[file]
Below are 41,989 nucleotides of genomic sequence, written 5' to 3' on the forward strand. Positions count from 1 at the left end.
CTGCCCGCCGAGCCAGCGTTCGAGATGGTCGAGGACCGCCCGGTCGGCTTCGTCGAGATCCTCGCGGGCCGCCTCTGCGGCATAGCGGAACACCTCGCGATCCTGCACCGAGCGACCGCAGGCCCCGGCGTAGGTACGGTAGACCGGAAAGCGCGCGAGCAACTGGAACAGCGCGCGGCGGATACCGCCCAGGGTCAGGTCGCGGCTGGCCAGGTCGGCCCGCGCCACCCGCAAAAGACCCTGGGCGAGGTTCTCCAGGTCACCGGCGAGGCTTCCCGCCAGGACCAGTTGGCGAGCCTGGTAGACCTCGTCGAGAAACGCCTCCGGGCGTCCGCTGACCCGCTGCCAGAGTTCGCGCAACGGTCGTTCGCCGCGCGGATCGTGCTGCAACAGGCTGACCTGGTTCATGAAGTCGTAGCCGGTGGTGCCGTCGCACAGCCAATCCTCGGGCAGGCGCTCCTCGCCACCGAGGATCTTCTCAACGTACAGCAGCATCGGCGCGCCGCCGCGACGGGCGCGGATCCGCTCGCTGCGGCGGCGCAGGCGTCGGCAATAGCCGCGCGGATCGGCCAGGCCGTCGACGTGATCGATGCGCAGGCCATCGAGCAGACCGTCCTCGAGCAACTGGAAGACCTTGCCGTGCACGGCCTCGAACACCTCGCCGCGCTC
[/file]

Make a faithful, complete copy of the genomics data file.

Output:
Below are 41,989 nucleotides of genomic sequence, written 5' to 3' on the forward strand. Positions count from 1 at the left end.
CTGCCCGCCGAGCCAGCGTTCGAGATGGTCGAGGACCGCCCGGTCGGCTTCGTCGAGATCCTCGCGGGCCGCCTCTGCGGCATAGCGGAACACCTCGCGATCCTGCACCGAGCGACCGCAGGCCCCGGCGTAGGTACGGTAGACCGGAAAGCGCGCGAGCAACTGGAACAGCGCGCGGCGGATACCGCCCAGGGTCAGGTCGCGGCTGGCCAGGTCGGCCCGCGCCACCCGCAAAAGACCCTGGGCGAGGTTCTCCAGGTCACCGGCGAGGCTTCCCGCCAGGACCAGTTGGCGAGCCTGGTAGACCTCGTCGAGAAACGCCTCCGGGCGTCCGCTGACCCGCTGCCAGAGTTCGCGCAACGGTCGTTCGCCGCGCGGATCGTGCTGCAACAGGCTGACCTGGTTCATGAAGTCGTAGCCGGTGGTGCCGTCGCACAGCCAATCCTCGGGCAGGCGCTCCTCGCCACCGAGGATCTTCTCAACGTACAGCAGCATCGGCGCGCCGCCGCGACGGGCGCGGATCCGCTCGCTGCGGCGGCGCAGGCGTCGGCAATAGCCGCGCGGATCGGCCAGGCCGTCGACGTGATCGATGCGCAGGCCATCGAGCAGACCGTCCTCGAGCAACTGGAAGACCTTGCCGTGCACGGCCTCGAACACCTCGCCGCGCTC